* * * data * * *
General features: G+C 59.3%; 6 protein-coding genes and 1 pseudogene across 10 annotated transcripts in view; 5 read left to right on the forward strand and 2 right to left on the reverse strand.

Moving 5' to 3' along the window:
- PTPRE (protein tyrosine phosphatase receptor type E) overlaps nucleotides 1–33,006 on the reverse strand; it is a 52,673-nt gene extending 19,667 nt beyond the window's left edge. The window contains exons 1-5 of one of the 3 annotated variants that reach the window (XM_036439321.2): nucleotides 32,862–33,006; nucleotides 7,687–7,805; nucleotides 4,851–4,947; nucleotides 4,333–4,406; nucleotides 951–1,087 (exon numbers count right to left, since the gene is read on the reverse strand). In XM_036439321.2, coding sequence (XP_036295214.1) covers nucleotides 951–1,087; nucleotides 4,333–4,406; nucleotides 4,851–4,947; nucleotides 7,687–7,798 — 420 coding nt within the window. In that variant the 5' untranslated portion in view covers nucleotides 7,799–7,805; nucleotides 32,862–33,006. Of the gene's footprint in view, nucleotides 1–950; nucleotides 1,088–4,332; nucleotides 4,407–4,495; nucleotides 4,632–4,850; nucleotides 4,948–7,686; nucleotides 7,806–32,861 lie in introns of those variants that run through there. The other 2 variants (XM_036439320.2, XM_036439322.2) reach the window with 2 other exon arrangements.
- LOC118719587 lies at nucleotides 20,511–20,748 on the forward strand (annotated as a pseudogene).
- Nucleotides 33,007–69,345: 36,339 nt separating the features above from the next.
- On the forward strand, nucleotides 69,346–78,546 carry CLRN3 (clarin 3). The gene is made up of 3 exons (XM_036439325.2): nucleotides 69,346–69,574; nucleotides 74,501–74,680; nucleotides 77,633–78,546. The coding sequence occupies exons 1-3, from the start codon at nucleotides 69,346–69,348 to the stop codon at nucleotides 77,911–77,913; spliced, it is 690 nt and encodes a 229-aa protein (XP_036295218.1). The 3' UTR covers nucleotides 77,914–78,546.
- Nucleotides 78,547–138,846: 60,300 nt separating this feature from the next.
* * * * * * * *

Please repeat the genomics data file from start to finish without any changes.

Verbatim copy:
General features: G+C 59.3%; 6 protein-coding genes and 1 pseudogene across 10 annotated transcripts in view; 5 read left to right on the forward strand and 2 right to left on the reverse strand.

Moving 5' to 3' along the window:
- PTPRE (protein tyrosine phosphatase receptor type E) overlaps nucleotides 1–33,006 on the reverse strand; it is a 52,673-nt gene extending 19,667 nt beyond the window's left edge. The window contains exons 1-5 of one of the 3 annotated variants that reach the window (XM_036439321.2): nucleotides 32,862–33,006; nucleotides 7,687–7,805; nucleotides 4,851–4,947; nucleotides 4,333–4,406; nucleotides 951–1,087 (exon numbers count right to left, since the gene is read on the reverse strand). In XM_036439321.2, coding sequence (XP_036295214.1) covers nucleotides 951–1,087; nucleotides 4,333–4,406; nucleotides 4,851–4,947; nucleotides 7,687–7,798 — 420 coding nt within the window. In that variant the 5' untranslated portion in view covers nucleotides 7,799–7,805; nucleotides 32,862–33,006. Of the gene's footprint in view, nucleotides 1–950; nucleotides 1,088–4,332; nucleotides 4,407–4,495; nucleotides 4,632–4,850; nucleotides 4,948–7,686; nucleotides 7,806–32,861 lie in introns of those variants that run through there. The other 2 variants (XM_036439320.2, XM_036439322.2) reach the window with 2 other exon arrangements.
- LOC118719587 lies at nucleotides 20,511–20,748 on the forward strand (annotated as a pseudogene).
- Nucleotides 33,007–69,345: 36,339 nt separating the features above from the next.
- On the forward strand, nucleotides 69,346–78,546 carry CLRN3 (clarin 3). The gene is made up of 3 exons (XM_036439325.2): nucleotides 69,346–69,574; nucleotides 74,501–74,680; nucleotides 77,633–78,546. The coding sequence occupies exons 1-3, from the start codon at nucleotides 69,346–69,348 to the stop codon at nucleotides 77,911–77,913; spliced, it is 690 nt and encodes a 229-aa protein (XP_036295218.1). The 3' UTR covers nucleotides 77,914–78,546.
- Nucleotides 78,547–138,846: 60,300 nt separating this feature from the next.